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Tooth Fracture Diagnosis/Treatment

Fractured teeth are common dental problems. As people retain their natural teeth longer (due to advances in dental technology), the likelihood of fractured teeth increases. There are many reasons why teeth may fracture, for example, biting on hard objects, trauma, as well as grinding and clenching of the teeth. All of these behaviors place the teeth under extra strain and render them more susceptible to becoming fractured.

When tooth enamel becomes fractured, pain can become momentarily debilitating. In the absence of pressure on the fracture, there may be no discomfort.  However, use of the fractured tooth, may cause the fracture to widen similarly to a fracture in a windshield. The pulp chamber which contains the vital inner workings of the tooth then become exposed, and painful irritation occurs. As pressure is released again, the two parts of the fracture fuse back together, and pain subsides. If left untreated, the pulp becomes irreversibly damaged and constantly painful. The resulting pulp infection can affect the bone and soft tissue surrounding the tooth - known as irreversible pulpitis, thus creating a need for root canal therapy 

Symptoms of a cracked tooth may include:

  • Unexplained pain when eating.
  • Sensitivity to hot and cold foods.
  • Pain with no obvious cause.
  • Difficulty pinpointing the location of the pain.
What kind of fractures can affect the teeth?

There are many ways in which a tooth can become fractured. The specific type of fracture will determine what type of treatment is viable. In cases where the fracture is not too deep, root canal therapy can be performed, and the natural tooth can remain stable.  In other situations, the tooth is too badly damaged and requires extraction which we also may provide with our in office Periodontist. 

Here is a brief overview of some of the most common types of cracks:

Crazes – These are generally tiny vertical cracks that do not place the teeth in danger. These scratches on the surface of the teeth are considered by most dentists to be a normal part of the tooth anatomy. A craze rarely requires treatment for health reasons, but a wide variety of cosmetic treatments can be performed to reduce the negative aesthetic impact.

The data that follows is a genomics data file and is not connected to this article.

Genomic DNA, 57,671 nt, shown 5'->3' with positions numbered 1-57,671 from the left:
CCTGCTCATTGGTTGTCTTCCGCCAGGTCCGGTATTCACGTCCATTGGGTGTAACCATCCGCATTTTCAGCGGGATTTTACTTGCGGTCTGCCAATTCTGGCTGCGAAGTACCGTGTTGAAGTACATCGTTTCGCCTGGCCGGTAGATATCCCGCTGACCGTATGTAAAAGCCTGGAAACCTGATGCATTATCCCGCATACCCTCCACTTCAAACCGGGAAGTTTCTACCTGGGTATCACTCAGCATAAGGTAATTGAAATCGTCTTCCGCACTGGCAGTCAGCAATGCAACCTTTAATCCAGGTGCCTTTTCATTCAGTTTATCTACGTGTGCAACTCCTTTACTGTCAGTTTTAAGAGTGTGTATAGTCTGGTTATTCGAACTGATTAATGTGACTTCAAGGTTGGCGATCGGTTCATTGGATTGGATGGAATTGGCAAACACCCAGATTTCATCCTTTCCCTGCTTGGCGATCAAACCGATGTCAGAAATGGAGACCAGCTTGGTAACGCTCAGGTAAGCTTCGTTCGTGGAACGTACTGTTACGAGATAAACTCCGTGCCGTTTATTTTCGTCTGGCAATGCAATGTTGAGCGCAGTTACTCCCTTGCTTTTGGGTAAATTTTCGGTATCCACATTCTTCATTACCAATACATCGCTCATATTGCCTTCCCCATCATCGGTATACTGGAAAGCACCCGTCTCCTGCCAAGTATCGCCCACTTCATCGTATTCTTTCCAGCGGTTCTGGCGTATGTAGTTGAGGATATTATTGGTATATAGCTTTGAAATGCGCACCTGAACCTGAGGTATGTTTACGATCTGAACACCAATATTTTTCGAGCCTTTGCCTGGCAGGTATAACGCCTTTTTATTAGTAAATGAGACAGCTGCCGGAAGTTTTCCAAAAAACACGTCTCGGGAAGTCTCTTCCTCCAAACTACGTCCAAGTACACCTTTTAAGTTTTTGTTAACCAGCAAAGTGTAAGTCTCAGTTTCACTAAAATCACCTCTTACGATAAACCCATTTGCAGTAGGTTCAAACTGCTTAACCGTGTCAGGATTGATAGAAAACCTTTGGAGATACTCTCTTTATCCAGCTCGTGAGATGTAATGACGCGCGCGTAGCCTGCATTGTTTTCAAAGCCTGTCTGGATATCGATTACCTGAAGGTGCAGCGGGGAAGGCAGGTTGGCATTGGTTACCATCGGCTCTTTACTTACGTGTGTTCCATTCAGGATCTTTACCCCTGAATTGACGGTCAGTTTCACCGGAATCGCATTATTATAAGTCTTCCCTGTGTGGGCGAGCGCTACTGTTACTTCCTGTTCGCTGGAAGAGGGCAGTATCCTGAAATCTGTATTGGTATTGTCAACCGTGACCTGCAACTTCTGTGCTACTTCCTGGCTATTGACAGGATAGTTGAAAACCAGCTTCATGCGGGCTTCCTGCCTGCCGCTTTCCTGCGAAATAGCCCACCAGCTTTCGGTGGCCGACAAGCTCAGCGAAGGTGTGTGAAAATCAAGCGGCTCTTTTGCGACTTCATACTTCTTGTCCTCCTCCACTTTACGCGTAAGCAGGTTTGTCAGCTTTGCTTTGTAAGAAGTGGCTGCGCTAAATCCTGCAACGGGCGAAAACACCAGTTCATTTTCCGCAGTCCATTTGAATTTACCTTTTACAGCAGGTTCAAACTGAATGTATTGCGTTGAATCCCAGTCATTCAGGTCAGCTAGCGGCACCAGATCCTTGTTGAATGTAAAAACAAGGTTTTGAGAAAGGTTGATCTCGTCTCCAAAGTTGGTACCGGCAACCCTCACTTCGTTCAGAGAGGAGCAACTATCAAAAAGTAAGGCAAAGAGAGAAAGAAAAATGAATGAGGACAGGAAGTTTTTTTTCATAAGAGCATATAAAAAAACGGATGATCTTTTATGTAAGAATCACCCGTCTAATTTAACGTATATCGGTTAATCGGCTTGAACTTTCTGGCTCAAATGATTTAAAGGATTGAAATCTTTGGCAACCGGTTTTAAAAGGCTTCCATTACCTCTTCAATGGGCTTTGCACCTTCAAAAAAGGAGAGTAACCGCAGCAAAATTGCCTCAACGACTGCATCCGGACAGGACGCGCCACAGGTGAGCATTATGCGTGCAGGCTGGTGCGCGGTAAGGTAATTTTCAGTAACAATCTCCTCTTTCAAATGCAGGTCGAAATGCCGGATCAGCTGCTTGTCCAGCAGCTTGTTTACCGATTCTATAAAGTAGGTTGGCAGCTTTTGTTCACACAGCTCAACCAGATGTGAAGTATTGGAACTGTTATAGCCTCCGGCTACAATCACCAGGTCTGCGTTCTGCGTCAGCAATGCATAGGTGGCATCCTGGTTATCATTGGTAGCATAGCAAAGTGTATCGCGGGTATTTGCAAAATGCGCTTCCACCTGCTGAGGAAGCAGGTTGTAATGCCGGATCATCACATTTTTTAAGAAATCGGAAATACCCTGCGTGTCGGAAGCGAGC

Oblique supragingival fractures – These cracks only affect the crown of the tooth and do not extend below the gum line. Usually, the affected part of the tooth will eventually break off. Little pain will result, because the tooth pulp (that contains the nerves and vessels) will remain unaffected.

Oblique subgingival fractures – These fractures extend beyond the gum line and often beyond where the jawbone begins.  When a piece breaks off, it will usually remain attached until the dentist removes it. Oblique subgingival fractures are painful and may require a combination of periodontal surgery (to expose the crown) and endodontic treatment to place a crown or other restorative device.

Vertical furcation fractures – These fractures occur when the roots of the tooth separate. This type of crack almost always affects the nerve of the tooth. Because the tooth will not generally separate completely, root canal therapy and a crown can usually save the tooth.

Oblique root fractures – These fractures tend not to affect the surface of the tooth at all. In fact, the damage is only apparent below the gum line and usually below the jawbone. Root canal therapy may be possible, depending on how close the fracture is to the tooth surface. However, extraction is almost always the only option after sustaining this classification of fracture.

Vertical apical root fracture – These fractures occur at the apex (tip of the root). Though the tooth does not require extraction from a dental perspective, many patients request an extraction because of the high degree of pain. Root canal therapy alleviates the discomfort for a while, but most often, teeth affected by such fractures are eventually extracted.

How are cracks in the teeth treated?

There are many different types of fractured teeth. While some fractures are clearly visible to the naked eye, Some can only be exposed using X-rays, and our office utilizes the extremely beneficial technology of a CBCT or cone beam CT scan allowing us to view the tooth from every angle to better asses the fracture.  In cases where the tooth root is affected, root canal therapy is the most viable treatment option. The pulp, nerves, and vessels of the tooth will be removed, and the resulting space will be filled with gutta-percha.  A crown or filling will be added to stabilize the tooth, and it will continue to function as normal. Our office, however, does not provide crowns - your general dentist will provide the necessary crown under their discretion. 

When a fracture is too severe for the tooth to be saved, we recommend an extraction which can be provided in our office or otherwise. There are a number of restorative options in this case, such as bridges, dental implants and partial dentures. All of these structures can restore biting, chewing, and speaking functions.

If you have any questions or concerns about cracked teeth, please contact our office.


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